BerlikLaw LLC, CyberBullying and Online Harassment

CyberBullying and Online Harassment

Bullying generally refers to any aggressive and unwanted behavior that is intended to harm, intimidate, or humiliate the victim. It is often relentless and persistent and can cause severe emotional distress. While traditional bullying behavior has been around forever, cyber bullying is a relatively new phenomenon, having risen with the ubiquity of smartphones, text messaging, email, and social media. Cyberbulling and online intimidation are not limited to school-age children. Workplace bullying has become increasingly prevalent, too. A cyberbully often attacks his victims anonymously, emboldened with the knowledge that retaliation is unlikely due to the lack of a physical confrontation. The anonymity of the Internet instills a sense of invincibility among the bullies, many of whom believe (erroneously) that they can never be identified or stopped. At BerlikLaw, our cyberbullying lawyers know how to track down these cowards and hold them accountable.

One of Virginia's key anti-cyberbullying statutes, Section 18.2-152.7:1, is found in the Virginia Computer Crimes Act. Titled "Harassment by Computer," it provides that, "If any person, with the intent to coerce, intimidate, or harass any person, shall use a computer or computer network to communicate obscene, vulgar, profane, lewd, lascivious, or indecent language, or make any suggestion or proposal of an obscene nature, or threaten any illegal or immoral act," he is guilty of harassment by computer, a crime that may also serve as a basis for a civil action for damages.

To be successful in a civil suit, the victim will generally need to prove (1) that the cyber bully possessed an intent to coerce, intimidate, or harass, and (2) that the bully sent one or more computer messages that (a) contained obscene, vulgar, profane, lewd, lascivious, or indecent language, (b) made a suggestion or proposal of an obscene nature, or (c) threatened an illegal or immoral act. If the electronic communication contains any one of these three categories of harassment, the statute will be violated.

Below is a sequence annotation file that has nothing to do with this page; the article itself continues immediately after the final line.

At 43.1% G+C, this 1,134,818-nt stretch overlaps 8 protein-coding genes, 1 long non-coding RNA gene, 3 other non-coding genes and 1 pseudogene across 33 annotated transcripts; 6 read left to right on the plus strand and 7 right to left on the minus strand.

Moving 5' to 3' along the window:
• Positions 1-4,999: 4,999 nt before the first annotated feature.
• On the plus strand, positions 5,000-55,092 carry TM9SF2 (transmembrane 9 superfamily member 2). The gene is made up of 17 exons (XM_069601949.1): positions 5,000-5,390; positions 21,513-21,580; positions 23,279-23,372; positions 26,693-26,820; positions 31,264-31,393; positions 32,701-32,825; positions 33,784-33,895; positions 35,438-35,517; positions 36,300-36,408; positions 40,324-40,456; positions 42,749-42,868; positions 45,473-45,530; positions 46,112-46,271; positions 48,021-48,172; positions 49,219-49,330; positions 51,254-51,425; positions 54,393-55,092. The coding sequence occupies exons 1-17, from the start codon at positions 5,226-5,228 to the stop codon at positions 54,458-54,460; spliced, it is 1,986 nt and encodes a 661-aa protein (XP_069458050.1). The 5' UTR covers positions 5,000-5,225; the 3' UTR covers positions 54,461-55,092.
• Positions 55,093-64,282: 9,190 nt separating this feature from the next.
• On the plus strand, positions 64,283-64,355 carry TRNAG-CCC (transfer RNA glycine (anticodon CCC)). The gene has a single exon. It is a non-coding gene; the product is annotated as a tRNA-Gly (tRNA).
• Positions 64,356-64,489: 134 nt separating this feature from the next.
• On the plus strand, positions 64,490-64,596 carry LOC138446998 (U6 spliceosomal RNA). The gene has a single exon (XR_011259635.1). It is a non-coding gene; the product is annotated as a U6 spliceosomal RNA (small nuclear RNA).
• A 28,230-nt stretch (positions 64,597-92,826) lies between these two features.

As a practical matter, a communication that is merely profane or vulgar is not going to be enough to constitute cyberbullying, despite what it says in the statute. The Virginia Supreme Court has held that actual obscenity is required if a conviction is sought under the first or second category. Moreover, to be considered obscene, the communication must also violate another statute, Section 18.2-372, which defines obscenity in a manner that complies with the United States Supreme Court's pornography exception to the First Amendment's right of free speech. Under this statute, the word "obscene" means "that which, considered as a whole, has as its dominant theme or purpose an appeal to the prurient interest in sex, that is, a shameful or morbid interest in nudity, sexual conduct, sexual excitement, excretory functions or products thereof or sadomasochistic abuse, and which goes substantially beyond customary limits of candor in description or representation of such matters and which, taken as a whole, does not have serious literary, artistic, political or scientific value."

Obscenity is not required, however, under the third category, which applies to "any illegal or immoral act." An illegal act is one that violates the criminal code. An immoral act is one that violates society's social code reflecting its collective sense of moral propriety. Either one of these acts will satisfy the third showing under Section 18.2-152.7:1. If a communication involves threats to commit illegal or immoral acts, whether the communication also happens to be obscene is immaterial.

Cyber bullies come in many forms. Some attack directly, using instant messages, text messages, email, and social media posts. Others take an indirect approach, turning the victim's friends or family against him or her by posing as the victim or using other online deception. Sometimes the harassment will amount to defamation or intentional infliction of emotional distress. Whatever the form of online harassment, we have seen it before and have an excellent track record of stopping cyberbullies in their tracks.